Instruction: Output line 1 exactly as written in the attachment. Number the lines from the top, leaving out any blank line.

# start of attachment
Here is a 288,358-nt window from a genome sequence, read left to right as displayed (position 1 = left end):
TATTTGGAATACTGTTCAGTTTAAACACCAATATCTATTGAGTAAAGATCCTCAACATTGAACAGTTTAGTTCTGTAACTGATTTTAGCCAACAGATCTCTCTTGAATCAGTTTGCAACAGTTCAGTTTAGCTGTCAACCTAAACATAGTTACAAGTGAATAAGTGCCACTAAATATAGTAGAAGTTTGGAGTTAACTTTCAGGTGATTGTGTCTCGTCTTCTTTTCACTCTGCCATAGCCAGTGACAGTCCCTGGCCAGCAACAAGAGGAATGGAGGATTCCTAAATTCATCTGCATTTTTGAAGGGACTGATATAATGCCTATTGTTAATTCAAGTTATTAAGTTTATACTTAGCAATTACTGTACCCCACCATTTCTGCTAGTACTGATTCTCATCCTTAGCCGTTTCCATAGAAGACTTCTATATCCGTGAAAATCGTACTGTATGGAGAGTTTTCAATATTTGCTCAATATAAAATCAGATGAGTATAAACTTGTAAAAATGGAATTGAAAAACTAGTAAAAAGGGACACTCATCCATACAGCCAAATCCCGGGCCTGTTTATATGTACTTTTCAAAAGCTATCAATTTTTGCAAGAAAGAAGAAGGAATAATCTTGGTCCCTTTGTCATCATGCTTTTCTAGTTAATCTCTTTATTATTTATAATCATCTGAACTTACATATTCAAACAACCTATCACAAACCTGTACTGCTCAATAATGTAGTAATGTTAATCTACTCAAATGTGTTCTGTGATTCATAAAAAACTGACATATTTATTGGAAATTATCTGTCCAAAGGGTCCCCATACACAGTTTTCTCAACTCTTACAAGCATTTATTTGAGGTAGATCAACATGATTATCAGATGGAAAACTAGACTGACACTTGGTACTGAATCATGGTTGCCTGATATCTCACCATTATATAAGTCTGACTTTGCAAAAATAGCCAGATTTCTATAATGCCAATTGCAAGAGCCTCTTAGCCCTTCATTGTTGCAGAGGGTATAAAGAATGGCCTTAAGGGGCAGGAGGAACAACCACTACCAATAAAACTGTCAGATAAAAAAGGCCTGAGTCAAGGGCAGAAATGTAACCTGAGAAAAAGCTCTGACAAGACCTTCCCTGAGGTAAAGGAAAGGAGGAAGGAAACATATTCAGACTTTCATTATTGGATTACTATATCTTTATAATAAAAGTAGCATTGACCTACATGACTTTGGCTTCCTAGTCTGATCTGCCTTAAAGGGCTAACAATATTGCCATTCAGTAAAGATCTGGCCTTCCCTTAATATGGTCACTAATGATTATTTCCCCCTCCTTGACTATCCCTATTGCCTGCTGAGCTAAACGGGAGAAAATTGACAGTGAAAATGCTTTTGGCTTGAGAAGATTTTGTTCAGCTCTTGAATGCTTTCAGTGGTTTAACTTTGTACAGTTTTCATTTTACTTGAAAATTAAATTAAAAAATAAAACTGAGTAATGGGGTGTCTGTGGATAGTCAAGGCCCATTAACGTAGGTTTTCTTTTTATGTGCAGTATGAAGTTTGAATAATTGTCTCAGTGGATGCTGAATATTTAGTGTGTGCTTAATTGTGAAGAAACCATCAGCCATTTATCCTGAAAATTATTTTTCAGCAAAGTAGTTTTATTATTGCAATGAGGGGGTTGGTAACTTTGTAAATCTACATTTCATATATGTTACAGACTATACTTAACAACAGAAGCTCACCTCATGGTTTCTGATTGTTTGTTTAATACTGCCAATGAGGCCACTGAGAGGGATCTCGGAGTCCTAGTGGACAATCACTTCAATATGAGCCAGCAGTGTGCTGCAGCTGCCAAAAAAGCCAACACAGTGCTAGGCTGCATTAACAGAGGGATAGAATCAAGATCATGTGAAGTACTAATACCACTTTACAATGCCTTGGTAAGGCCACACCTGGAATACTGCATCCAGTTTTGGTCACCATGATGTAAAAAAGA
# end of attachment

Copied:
Here is a 288,358-nt window from a genome sequence, read left to right as displayed (position 1 = left end):